Washington is seeking help from an unlikely group in its effort to distribute billions of dollars to struggling homeowners in foreclosure: the same banks accused of abusing homeowners with shoddy foreclosure practices.
In doing so, the regulators are trying to speed the process after a flawed, independent foreclosure review delayed relief for millions of borrowers, according to people briefed on the matter. But housing advocates worry that the banks, eager to end the costly process, could take shortcuts as they comb through loan files for errors, potentially diverting aid from the neediest homeowners.
Regulators say they will check the work. And banks have already agreed to pay a fixed amount to troubled homeowners, creating another backstop.
According to officials involved in the process, who spoke anonymously because the matter is not public, the regulators had few alternatives.
Last month, the Office of the Comptroller of the Currency scuttled the foreclosure review by independent consultants because it was marred by delays and inefficiency. Instead, the regulator struck a multibillion-dollar settlement directly with the nation’s largest banks, a deal that includes $3.6 billion in payments to aggrieved homeowners.
To accelerate the payments, the comptroller’s office decided to cut out the middlemen, the consultants, from the reviews. In a conference call last week, the government outlined a plan to use the lenders instead, according to people with direct knowledge of the discussion. Banks will now have to assess each loan for potential errors, which will help determine the size of the payments to homeowners.
The decision to tap the banks for support is the latest twist in the review of more than four million foreclosures, a process that has incensed lawmakers and ensnared the nation’s largest lenders. Regulators are eager to make the payments to homeowners, who have languished for more than a year.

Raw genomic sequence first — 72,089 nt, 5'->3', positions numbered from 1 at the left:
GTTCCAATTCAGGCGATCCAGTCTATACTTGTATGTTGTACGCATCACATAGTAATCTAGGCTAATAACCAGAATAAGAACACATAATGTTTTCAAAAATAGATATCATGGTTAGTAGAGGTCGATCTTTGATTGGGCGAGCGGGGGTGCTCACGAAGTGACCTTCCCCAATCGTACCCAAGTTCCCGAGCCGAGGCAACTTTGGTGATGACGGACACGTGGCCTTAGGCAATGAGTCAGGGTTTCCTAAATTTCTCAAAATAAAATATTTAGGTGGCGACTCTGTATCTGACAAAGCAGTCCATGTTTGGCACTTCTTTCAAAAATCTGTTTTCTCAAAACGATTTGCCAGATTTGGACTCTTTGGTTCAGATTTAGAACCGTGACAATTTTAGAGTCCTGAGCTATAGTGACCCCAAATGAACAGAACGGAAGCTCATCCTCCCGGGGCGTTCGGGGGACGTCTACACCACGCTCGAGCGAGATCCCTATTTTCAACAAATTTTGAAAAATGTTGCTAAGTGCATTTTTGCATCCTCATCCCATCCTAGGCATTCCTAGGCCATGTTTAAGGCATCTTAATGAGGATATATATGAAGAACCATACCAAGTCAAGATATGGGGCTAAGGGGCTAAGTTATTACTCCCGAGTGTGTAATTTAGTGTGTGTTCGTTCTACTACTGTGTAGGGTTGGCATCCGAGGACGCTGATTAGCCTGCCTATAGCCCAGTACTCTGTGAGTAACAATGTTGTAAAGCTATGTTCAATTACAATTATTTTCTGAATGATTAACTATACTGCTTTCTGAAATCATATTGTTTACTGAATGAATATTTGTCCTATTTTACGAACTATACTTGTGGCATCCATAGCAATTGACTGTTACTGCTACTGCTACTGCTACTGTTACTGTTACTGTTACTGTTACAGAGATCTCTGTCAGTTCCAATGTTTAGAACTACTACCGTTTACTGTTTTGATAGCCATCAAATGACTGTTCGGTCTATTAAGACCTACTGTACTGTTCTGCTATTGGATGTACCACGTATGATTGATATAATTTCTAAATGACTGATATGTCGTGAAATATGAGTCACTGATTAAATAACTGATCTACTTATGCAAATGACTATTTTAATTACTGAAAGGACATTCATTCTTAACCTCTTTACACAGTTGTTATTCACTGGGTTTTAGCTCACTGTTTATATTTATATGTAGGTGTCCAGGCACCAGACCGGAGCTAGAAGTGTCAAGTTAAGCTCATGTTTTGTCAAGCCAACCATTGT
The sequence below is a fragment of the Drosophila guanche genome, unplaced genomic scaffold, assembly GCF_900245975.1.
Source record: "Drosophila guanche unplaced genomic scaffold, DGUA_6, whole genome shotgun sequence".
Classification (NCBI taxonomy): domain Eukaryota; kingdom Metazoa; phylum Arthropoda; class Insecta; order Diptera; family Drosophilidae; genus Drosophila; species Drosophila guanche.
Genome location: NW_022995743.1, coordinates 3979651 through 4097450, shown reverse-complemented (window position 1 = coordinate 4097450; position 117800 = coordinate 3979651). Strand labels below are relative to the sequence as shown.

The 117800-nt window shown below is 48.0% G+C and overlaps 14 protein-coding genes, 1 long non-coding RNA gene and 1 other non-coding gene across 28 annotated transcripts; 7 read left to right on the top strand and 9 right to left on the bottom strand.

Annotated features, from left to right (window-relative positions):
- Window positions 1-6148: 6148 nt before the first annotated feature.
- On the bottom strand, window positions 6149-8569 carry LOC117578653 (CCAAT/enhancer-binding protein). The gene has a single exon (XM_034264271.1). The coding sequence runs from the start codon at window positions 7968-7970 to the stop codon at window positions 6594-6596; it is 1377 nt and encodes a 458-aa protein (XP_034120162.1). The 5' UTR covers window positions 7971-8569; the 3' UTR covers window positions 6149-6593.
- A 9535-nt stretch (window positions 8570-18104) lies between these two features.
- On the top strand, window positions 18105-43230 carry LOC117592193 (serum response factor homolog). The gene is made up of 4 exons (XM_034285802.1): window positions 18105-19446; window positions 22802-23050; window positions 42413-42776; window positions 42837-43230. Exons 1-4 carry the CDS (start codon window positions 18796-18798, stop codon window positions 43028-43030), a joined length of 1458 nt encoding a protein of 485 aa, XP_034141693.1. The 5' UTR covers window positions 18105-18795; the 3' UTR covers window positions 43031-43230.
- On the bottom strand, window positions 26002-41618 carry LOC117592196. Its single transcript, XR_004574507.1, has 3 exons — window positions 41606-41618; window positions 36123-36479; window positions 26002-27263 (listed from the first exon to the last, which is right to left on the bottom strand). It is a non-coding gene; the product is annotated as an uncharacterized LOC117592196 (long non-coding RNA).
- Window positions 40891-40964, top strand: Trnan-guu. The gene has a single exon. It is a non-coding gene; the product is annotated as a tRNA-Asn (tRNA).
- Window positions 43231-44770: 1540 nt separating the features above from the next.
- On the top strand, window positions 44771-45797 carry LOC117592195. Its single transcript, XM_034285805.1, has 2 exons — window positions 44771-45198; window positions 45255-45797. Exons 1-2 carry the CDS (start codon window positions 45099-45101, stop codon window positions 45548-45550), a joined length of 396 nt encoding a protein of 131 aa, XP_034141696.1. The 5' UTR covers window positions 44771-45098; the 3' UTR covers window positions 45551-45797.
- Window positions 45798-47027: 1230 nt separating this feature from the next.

In 2012, housing advocates, regulators and some bank executives suggested the comptroller’s office release an initial round of payments to homeowners, people briefed on the matter said. Such a move might have quelled suspicions among homeowners that the independent review was an empty promise, or worse, a fraud. But the effort went nowhere.
Now, the first payments to homeowners are not expected until late March.
For Judie Lee, 51, a paralegal who is battling to save her three-bedroom home in Lynn, Mass., it might not come in time. Ms. Lee says she submitted a request for aid more than six months ago after a series of botched loan modifications.
“We are in trouble,” said Ms. Lee, who said that she fell behind on her loan payments after losing a job in 2007.
Under the plan outlined last week, the banks will pore over loan files like Ms. Lee’s to identify the worst possible errors. Military personnel illegally foreclosed on, for example, will rank highest on the list. Borrowers who might be current on their loan payments – and therefore did not warrant a foreclosure – will be next.
Regulators will then decide how much money to pay each category of borrower. The worse the errors, the bigger the payout.